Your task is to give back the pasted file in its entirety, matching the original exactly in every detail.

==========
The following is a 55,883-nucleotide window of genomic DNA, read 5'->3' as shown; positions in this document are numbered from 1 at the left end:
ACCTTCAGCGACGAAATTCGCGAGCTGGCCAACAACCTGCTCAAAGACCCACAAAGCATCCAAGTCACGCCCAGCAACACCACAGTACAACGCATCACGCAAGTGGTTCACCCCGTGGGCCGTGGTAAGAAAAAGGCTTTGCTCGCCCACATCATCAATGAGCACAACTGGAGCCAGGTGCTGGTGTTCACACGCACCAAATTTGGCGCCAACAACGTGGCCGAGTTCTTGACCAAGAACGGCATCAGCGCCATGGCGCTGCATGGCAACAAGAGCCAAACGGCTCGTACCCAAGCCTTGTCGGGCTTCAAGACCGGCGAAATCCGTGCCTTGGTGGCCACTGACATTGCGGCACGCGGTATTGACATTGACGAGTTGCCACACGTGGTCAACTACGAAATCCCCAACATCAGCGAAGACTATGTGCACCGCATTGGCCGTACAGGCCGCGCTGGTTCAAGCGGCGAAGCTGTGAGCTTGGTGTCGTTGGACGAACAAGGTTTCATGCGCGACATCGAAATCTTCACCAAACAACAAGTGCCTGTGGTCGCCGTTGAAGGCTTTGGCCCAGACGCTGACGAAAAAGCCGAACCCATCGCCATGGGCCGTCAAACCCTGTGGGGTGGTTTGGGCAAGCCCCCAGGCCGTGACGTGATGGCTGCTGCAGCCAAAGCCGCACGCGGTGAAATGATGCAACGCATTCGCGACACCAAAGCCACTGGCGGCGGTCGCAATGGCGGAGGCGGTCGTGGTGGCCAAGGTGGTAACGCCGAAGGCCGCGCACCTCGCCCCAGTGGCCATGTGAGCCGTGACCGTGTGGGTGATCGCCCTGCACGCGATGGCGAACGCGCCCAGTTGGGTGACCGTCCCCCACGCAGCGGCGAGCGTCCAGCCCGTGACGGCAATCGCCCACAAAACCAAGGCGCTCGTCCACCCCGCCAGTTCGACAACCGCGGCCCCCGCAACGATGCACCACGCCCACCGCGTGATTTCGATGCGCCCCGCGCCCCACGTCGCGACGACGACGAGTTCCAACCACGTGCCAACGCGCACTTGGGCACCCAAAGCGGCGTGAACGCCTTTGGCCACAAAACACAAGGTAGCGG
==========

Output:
The following is a 55,883-nucleotide window of genomic DNA, read 5'->3' as shown; positions in this document are numbered from 1 at the left end:
ACCTTCAGCGACGAAATTCGCGAGCTGGCCAACAACCTGCTCAAAGACCCACAAAGCATCCAAGTCACGCCCAGCAACACCACAGTACAACGCATCACGCAAGTGGTTCACCCCGTGGGCCGTGGTAAGAAAAAGGCTTTGCTCGCCCACATCATCAATGAGCACAACTGGAGCCAGGTGCTGGTGTTCACACGCACCAAATTTGGCGCCAACAACGTGGCCGAGTTCTTGACCAAGAACGGCATCAGCGCCATGGCGCTGCATGGCAACAAGAGCCAAACGGCTCGTACCCAAGCCTTGTCGGGCTTCAAGACCGGCGAAATCCGTGCCTTGGTGGCCACTGACATTGCGGCACGCGGTATTGACATTGACGAGTTGCCACACGTGGTCAACTACGAAATCCCCAACATCAGCGAAGACTATGTGCACCGCATTGGCCGTACAGGCCGCGCTGGTTCAAGCGGCGAAGCTGTGAGCTTGGTGTCGTTGGACGAACAAGGTTTCATGCGCGACATCGAAATCTTCACCAAACAACAAGTGCCTGTGGTCGCCGTTGAAGGCTTTGGCCCAGACGCTGACGAAAAAGCCGAACCCATCGCCATGGGCCGTCAAACCCTGTGGGGTGGTTTGGGCAAGCCCCCAGGCCGTGACGTGATGGCTGCTGCAGCCAAAGCCGCACGCGGTGAAATGATGCAACGCATTCGCGACACCAAAGCCACTGGCGGCGGTCGCAATGGCGGAGGCGGTCGTGGTGGCCAAGGTGGTAACGCCGAAGGCCGCGCACCTCGCCCCAGTGGCCATGTGAGCCGTGACCGTGTGGGTGATCGCCCTGCACGCGATGGCGAACGCGCCCAGTTGGGTGACCGTCCCCCACGCAGCGGCGAGCGTCCAGCCCGTGACGGCAATCGCCCACAAAACCAAGGCGCTCGTCCACCCCGCCAGTTCGACAACCGCGGCCCCCGCAACGATGCACCACGCCCACCGCGTGATTTCGATGCGCCCCGCGCCCCACGTCGCGACGACGACGAGTTCCAACCACGTGCCAACGCGCACTTGGGCACCCAAAGCGGCGTGAACGCCTTTGGCCACAAAACACAAGGTAGCGG